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The Real Reason The PS5 Wants Your Ears

PlayStation 5 system architect Mark Cerny broke his silence on some highly anticipated PS5 specs on March 18. Among those details were some impressive expandable storage capabilities, features of the PS5 GPU, and a weirdly detailed look into the audio system.

The presentation lasted roughly an hour while Cerny busted out his tech lingo. For those who understood the terms being thrown around, it's clear Sony is really upping its game with this new console. The PlayStation 5 is pushing the limits of technology to create a hyper-realistic gaming experience on multiple fronts. Not only will gamers see the best in visual graphics and mechanical capabilities, but the audio system will run at peak performance to deliver a whole new way of gaming. All of these things combined means gamers can expect great things from the new console.

While this is all well and good, you may be asking yourself where ears come into play. The answer is more bizarre and slightly unsettling in delivery than you may have expected when sitting down to watch a tech conference.

The audio breakdown

The PlayStation 5 will utilize the Tempest Engine for 3D audio to ensure gamers receive the best sound quality possible. This audio system is so advanced that players will actually need to calibrate it to their own head-related transfer function (HRTF). The term indicates the way in which your ears pick up and interpret sound, which means each person's HRTF is very different, and won't be the same as your friends.

Because of the advanced Tempest Engine, the PS5 development team has taken steps to properly calibrate the machine. As Cerny explained, it simply isn't possible to perfectly calibrate each PS5 console to each and every gamer who purchases it, but there are still workarounds to get the audio as close to perfect as possible. Some of these workarounds are more conventional than others.

In his presentation, Cerny stated, "at PlayStation 5 launch, we'll be offering a choice of 5 HRTFs. There's a simple test where you pick the one that gives you the best locality." This test is supposed to help calibrate your PS5 system to your personal HRTF. Much like the brightness adjustments found at the beginning of many games, this will allow for a more personalized gameplay experience. The test isn't perfect or foolproof and won't have the capability to give each player perfect audio, but it's certainly offering audio that is leaps and bounds ahead of anything you've seen before.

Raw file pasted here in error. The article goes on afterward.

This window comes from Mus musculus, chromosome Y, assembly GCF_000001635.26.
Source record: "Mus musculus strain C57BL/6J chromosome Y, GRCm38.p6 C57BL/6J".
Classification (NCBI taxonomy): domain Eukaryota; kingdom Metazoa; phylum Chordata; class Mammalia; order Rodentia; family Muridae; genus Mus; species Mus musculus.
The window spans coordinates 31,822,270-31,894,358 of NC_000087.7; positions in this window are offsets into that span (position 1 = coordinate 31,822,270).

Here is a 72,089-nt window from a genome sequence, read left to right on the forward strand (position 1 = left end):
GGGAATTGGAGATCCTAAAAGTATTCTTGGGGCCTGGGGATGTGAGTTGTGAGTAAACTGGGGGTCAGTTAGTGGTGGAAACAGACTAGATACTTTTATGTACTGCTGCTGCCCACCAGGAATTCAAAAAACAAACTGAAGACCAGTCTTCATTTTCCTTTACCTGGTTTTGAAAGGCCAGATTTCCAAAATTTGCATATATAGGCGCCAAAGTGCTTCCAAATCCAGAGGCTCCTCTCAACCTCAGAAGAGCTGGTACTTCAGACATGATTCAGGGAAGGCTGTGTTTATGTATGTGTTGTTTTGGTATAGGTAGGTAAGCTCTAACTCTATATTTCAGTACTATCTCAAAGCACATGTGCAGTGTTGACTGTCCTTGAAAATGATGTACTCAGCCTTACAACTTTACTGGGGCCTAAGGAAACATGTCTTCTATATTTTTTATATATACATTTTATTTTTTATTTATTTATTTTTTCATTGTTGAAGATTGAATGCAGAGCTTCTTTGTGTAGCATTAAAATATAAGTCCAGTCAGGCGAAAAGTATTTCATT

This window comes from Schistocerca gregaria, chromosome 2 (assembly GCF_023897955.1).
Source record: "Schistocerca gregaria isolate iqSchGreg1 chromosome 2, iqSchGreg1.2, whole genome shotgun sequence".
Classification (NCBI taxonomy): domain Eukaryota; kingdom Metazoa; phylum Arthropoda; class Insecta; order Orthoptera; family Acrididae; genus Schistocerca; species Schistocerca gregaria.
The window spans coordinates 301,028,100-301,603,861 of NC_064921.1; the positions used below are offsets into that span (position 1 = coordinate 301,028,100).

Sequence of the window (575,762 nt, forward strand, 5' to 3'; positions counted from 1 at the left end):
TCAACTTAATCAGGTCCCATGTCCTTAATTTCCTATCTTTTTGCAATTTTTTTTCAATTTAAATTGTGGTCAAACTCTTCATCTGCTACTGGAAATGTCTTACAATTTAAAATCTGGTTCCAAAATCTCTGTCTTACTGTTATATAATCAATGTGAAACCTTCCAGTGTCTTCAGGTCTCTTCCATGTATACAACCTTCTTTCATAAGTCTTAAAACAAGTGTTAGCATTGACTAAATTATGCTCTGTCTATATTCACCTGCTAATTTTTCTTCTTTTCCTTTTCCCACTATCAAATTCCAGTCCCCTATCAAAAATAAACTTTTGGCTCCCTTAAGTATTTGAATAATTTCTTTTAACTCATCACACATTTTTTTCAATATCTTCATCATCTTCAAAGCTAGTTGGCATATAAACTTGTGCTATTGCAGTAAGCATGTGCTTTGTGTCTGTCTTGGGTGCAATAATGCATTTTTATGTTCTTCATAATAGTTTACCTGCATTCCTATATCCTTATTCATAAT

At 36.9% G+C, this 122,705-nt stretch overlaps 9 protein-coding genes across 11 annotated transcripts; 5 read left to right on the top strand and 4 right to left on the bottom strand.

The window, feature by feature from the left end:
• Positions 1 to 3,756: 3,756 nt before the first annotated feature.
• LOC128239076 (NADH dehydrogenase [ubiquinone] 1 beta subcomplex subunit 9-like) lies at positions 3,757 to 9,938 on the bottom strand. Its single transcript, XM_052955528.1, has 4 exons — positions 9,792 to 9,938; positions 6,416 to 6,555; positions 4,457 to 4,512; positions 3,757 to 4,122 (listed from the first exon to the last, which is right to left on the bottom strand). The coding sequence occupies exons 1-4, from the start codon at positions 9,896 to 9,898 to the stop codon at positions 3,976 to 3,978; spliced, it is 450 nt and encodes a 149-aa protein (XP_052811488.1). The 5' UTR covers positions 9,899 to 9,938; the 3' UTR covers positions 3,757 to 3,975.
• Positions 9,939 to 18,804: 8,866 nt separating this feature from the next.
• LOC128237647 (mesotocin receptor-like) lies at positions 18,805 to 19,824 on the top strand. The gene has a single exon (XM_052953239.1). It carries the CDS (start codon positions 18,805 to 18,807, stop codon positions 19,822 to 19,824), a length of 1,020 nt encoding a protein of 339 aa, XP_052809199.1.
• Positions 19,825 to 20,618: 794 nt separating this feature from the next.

Gamers, lend me your ears

The explanation of the Tempest Engine wasn't all cut and dry, as the presentation took a bit of a bizarre turn. Because of just how customizable the audio is, Cerny made some interesting suggestions on ways Sony could further adjust the system's HRTF to each player.

"Maybe you'll be sending us a photo of your ear, and we'll choose a neural network to pick the closest HRTF in our library. Maybe you'll be sending us a video of your ears and your head and we'll make a 3D model of them and synthesize the HRTF. Maybe you'll play an audio game to tune your HRTF. We'll be subtly changing it as you play."

While this level of customization is exciting, the prospect of sending a picture or video of your ears to Sony is beyond bizarre. What's more bizarre is imagining Sony stockpiling thousands of pictures of ears in their database for future use. It doesn't help matters that Cerny's tone while explaining these possible future measures was somewhat less than comforting. 

The odd notion that you could possibly be entering a new era of gaming that requires you to make 3D models of your body parts for the best experience is something most of gamers weren't prepared for when they sat down to watch a presentation on PS5 specs.

Promising news from Sony

Even with the unsettling idea of sending a picture of your ears to a corporation looming in your minds, the specs presented at the meeting were something to be excited about. Sony has been very quiet regarding the PS5 for a long time, forcing gamers to look for leaks and mostly false information about what can be expected. Having some confirmation that the company is moving things in the right direction with the launch of its new console is good news for everyone.

Cerny closed the meeting by stating, "ultimately, we're committing to enabling everyone to experience that next level of realism." With Sony's commitment to creating a new and better product and its desire for an open forum with developers and gamers alike, it sounds like the PlayStation 5 will, in fact, live up to the hype.